On 24 March 1943, the fishing boat Brattholm left the Shetlands for the Tofte fjord in Troms on a sabotage mission. Brattholm was reported to the local police chief, and they were ambushed by the Germans.
Of a crew of twelve, Jan Baalsrud was the only one who evaded capture, and he swam across several fjords en route to freedom in Sweden.
Many local residents helped Baalsrud escape. After a few days on the run, Baalsrud arrived in Lyngseidet, where he was lucky to avoid being discovered. From there, he took to the mountains, but he was surprised by a storm and fell off a cliff. He still managed to get down to Furuflaten, where he found some help.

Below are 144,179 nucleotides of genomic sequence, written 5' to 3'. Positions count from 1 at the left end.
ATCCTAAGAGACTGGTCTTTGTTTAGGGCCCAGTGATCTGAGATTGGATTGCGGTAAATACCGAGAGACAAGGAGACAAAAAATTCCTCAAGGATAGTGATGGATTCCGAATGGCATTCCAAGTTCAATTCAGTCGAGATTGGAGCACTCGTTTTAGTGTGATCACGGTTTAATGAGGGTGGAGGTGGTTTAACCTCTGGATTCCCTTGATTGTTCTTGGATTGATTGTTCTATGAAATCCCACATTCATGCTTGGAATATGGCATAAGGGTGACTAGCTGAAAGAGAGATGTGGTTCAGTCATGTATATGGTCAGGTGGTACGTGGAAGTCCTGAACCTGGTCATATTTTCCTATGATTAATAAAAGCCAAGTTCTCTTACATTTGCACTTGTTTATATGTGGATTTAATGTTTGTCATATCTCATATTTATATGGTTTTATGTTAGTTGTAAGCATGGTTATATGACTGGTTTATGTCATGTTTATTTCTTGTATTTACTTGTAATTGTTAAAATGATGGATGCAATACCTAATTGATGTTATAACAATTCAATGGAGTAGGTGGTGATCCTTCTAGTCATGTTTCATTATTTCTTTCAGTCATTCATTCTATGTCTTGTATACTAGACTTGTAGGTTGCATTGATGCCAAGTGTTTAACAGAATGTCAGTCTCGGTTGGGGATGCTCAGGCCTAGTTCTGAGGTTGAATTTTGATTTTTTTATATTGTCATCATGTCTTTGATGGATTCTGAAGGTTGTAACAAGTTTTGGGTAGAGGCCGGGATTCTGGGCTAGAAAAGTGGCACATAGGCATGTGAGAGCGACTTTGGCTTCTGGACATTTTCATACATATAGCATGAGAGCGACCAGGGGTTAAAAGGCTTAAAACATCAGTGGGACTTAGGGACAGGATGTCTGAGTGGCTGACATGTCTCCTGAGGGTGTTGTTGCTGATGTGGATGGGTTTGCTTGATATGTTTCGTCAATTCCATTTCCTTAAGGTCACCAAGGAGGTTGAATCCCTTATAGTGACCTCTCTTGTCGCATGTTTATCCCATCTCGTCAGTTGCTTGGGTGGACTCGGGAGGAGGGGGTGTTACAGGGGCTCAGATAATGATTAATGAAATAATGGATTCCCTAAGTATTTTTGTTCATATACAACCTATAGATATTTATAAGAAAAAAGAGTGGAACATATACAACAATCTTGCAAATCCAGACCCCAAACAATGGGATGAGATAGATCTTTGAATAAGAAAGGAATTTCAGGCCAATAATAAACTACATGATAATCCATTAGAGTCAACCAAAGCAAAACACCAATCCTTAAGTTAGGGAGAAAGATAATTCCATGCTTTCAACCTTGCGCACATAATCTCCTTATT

His frozen feet had gone gangrenous, and to stay alive he personally amputated most of his toes. He also suffered from snow blindness.
The local population helped Baalsrud stay hidden in a cave that still bears his name. Had he been discovered, the entire population of Manndalen would also have been in danger. Baalsrud had spent more than a month on the plateau when some Sami people finally took him across the border to Sweden on 1 June 1943.
About Jan Baalsrud
- Born in 1917 in Oslo
- Norwegian freedom fighter
- Member of Kompani Linge
- Participated in operation Martin, 1943
- Fled from the Germans through Northern-Troms to Sverige
- Died 1988
- Buried in Sandeng Cemetery, Manndalen